Sunday morning 6:15 and I am awake…on a Sunday morning!!! I guess this is what I had to expect. After a total of 15 hours traveling, interrupted airplane sleep and having lived for 3 weeks with a 9 hours time difference the messed up sleeping pattern does not come as a surprise. Which means tomorrow at work I can make a great impression with being there even earlier than usual and pretend it is because I was so much looking forward to going back!
Preparing my journeys is something I love, even if during the holiday my plans have to be rethought and adaption is needed. Living new experiences in different countries is fantastic and even greater when sharing them with loved ones. And remembering all the places you have seen, the people you have met, the new stuff you have learned and the things that astonished you is the lasting part of traveling. Writing about it makes it last even longer and multiplies the pleasure.
I’ll have a few posts to prepare these coming weeks. A three weeks holiday in the USA gives you a lot of material to write about and writing it all down makes you remember even tiny details that you might have forgotten otherwise as you have seen so many new things daily!
So this is just the intro. I have been to the States before but only short and for work reasons. I want to point out the very, very first impression I had of this country this time, actually mainly of California. We got this very first, big impression in Los Angeles and it was reconfirmed in San Francisco: What a friendly, smiling bunch of people.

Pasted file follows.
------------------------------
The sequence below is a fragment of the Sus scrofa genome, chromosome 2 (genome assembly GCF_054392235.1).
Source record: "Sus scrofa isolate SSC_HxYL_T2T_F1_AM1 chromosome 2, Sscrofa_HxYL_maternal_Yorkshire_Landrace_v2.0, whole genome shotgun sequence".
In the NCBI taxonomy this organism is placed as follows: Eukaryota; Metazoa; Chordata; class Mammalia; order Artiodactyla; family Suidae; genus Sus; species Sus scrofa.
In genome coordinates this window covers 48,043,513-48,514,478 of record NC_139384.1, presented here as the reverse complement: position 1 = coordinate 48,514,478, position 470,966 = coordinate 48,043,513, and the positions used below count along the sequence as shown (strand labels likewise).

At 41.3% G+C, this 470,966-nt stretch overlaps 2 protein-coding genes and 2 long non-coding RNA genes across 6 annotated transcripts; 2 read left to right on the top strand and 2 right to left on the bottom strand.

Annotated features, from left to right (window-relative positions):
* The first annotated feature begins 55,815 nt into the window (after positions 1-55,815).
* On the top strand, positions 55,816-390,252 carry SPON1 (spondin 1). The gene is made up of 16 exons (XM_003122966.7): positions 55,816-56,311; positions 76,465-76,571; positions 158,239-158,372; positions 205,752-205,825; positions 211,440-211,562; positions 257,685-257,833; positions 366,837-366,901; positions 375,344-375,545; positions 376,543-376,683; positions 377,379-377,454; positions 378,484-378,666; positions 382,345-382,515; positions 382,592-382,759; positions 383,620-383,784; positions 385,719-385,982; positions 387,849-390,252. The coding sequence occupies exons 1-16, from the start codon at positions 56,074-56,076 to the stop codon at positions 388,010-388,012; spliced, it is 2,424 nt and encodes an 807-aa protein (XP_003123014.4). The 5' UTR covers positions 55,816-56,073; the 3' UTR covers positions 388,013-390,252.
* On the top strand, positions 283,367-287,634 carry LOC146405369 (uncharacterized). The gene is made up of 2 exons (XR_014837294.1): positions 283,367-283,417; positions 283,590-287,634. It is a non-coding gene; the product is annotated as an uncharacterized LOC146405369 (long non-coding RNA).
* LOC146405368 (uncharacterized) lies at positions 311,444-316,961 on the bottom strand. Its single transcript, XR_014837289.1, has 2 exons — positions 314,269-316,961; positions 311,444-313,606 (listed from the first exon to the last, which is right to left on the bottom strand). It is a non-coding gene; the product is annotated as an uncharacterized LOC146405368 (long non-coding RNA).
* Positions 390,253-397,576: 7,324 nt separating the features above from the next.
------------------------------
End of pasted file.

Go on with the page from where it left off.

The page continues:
I first “blamed” my t-shirt that got a lot of reactions walking down the first day on Venice Beach Boulevard, but then I realized the smiles, the compliments for my red boots, Music Fan travel companion’s hat, Manga/Japan fan travel companion’s long board kept on, to only mention a few.
Californians are extremely helpful. And talkative, which made me feel really good. Life is so much nicer when people, even strangers, talk to each other. Staff working in shops and restaurants could be suspected to do the talking for the tips and commissions they hope for. But this phenomena was not narrowed down to this group of people. It seems that this lovely disease of talkativeness and friendliness is very widespread in California.
From the walkers-by on the streets with their smiles and little words, to the lovely couple at the communal table at Gjelina’s who gave us great tips for our trip (thanks Robert for deodorant tip for the canyons, very needed indeed; James we unfortunately did not make it to Sedona), over the homeless person telling us about his ex-wife’s family being from Uitikon Switzerland (and we only gave him a couple of dollars), to the guy giving his opinion about the donuts we wondered to get for breakfast (also pointing out a great bakery and finding out at the same time that we both used to work for the same company years ago…all this in 10 minutes) and to the numerous persons in the streets coming up to ask if we needed help when we were standing there with our map… The French designer approaching me on the beach who told me “that he became a millionaire in 5 years in L.A.” does only count partially (he had second thoughts and when his pick up line did not work with me he said I could feel flattered to have such a young guy chatting me up, well…). But in general it just went on and on with people coming to talk to us and it was one of the best things to discover during this trip.
The only exceptions can be found in San Francisco: the MUNI bus drivers and the Chinese shop owners in Chinatown are the only ones who seem immune to this Californian disease.